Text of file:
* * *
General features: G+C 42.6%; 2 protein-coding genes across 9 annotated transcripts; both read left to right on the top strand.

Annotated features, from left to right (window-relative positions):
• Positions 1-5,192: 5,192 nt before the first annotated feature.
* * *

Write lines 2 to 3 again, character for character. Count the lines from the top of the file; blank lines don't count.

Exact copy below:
Annotated features, from left to right (window-relative positions):
• Positions 1-5,192: 5,192 nt before the first annotated feature.